We’re not robots. We’re people. And in this industry we’re constantly meeting beautiful, dynamic, intelligent, and attractive people. Sometimes, that leads to romance. Many of our friends and us have met romantic partners on set and stage.
But sometimes it doesn’t. It can be uncomfortable when dealing with the unwanted or unwelcome romantic or sexual advances of a fellow actor, but they can’t hurt us. We’re on the same level. But when it’s coming from someone we associate with industry power—an agent, manager, casting director, director, producer, writer, executive—it can be downright nerve-racking.
Now, let’s be clear: We’re not talking about cases where there is mutual interest, or where no inappropriate or professional lines have been crossed and he or she respects your wishes after you’ve made it clear you’re not interested and wish to keep the relationship professional. That, of course, is fine. If no one ever pursued anyone, the human race would die out.
However, even telling an industry professional you’re not interested can be scary. What if they freak out and retaliate? What if they don’t stop after you clarify? What if simply and politely saying no could have negative consequences on your career? Isn’t just the thought of that unacceptable?
I don’t have all the answers, nor am I qualified to give you legal advice. I do know that we have options like reporting harassment to our agent, manager, or appropriate union like SAG-AFTRA, the AEA, CSA, WGA, DGA, PGA, the City Attorney’s office, law enforcement, or consult with legal counsel.
But most of us would prefer to be able to deal with these types of situations in a way that preserves our ability to maintain a professional working relationship with people, if possible. Feelings and attraction happen. Let’s just be mature about it, right?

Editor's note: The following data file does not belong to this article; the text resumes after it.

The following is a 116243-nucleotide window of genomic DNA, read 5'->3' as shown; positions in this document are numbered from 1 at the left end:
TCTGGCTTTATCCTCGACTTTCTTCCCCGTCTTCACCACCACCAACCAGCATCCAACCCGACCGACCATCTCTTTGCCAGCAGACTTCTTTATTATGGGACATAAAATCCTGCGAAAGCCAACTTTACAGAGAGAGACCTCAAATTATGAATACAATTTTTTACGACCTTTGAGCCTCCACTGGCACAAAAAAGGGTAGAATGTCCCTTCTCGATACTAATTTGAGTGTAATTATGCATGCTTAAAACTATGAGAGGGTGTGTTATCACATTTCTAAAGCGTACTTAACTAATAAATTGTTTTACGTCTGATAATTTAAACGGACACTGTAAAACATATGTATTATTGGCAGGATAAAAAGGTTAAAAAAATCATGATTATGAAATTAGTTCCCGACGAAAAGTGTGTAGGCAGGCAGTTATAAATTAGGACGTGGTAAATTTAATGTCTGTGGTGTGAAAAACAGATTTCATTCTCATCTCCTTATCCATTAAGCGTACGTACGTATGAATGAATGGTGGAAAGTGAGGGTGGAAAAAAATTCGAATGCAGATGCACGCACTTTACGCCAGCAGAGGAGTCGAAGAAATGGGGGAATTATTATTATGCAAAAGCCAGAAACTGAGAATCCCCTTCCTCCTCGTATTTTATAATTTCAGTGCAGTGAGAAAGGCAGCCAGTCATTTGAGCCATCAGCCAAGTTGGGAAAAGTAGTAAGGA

I want you to know that if you are experiencing, or have experienced this, you are not alone. It happens to so many of us. Be comforted that unprofessional conduct is the exception, not the rule. I need your help, dear readers, to share in the comments what you think the best ways are to deal with this issue or what has worked for you. It could really, really help someone.
As far as I am concerned, let me say this loudly and unequivocally: Fuck anyone who uses their position or power to pressure you into doing something you don’t want to do. Those with power should protect, not exploit, our dreams, passion, and willingness to do whatever it takes to succeed.
My best advice on how to identify, prevent, and manage unwanted advances is to keep professional and personal relationships separate and deflect and charm.
Beware of any industry professional you don’t already have a clear relationship with, offering or discussing professional opportunities—jobs, auditions, meetings, connections, support—in exchange for, related to, or in the same communication as, personal, romantic, social, or sexual activities. No one should be dangling work as bait in front of you while asking you out. If they do, that’s a huge red flag.
All industry communication should go through proper channels, usually meaning your agent or manager. No one from casting or production should be contacting you directly unless as part of a job, in which case the nature of the communication better be entirely professional. Redirect creepers to your team. If you’re unrepresented and an agent or manager is contacting you directly and being sleazy, you can take a harder line with them. You can always find another, more professional agent or manager.
In order to set those precedents politely in a way that preserves your ability to work together professionally, deflect their advances with charm. “Thank you! Sounds like a great opportunity. I trust my team to handle these things. Please contact them moving forward. Here’s the number.” “I’m flattered. I have a boyfriend, and meeting outside of work wouldn’t be appropriate, but I really look forward to working together someday!” As long as you’re kind and positive while you redirect them to your team, tell them you’re not interested, and want to keep things professional. Hopefully, they’ll be cool about it and move on.
If not, unleash hell.
OK, maybe not, but I’ve got your back. Tell me about it and we’ll figure it out together.
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and do not necessarily reflect the opinions of Backstage or its staff.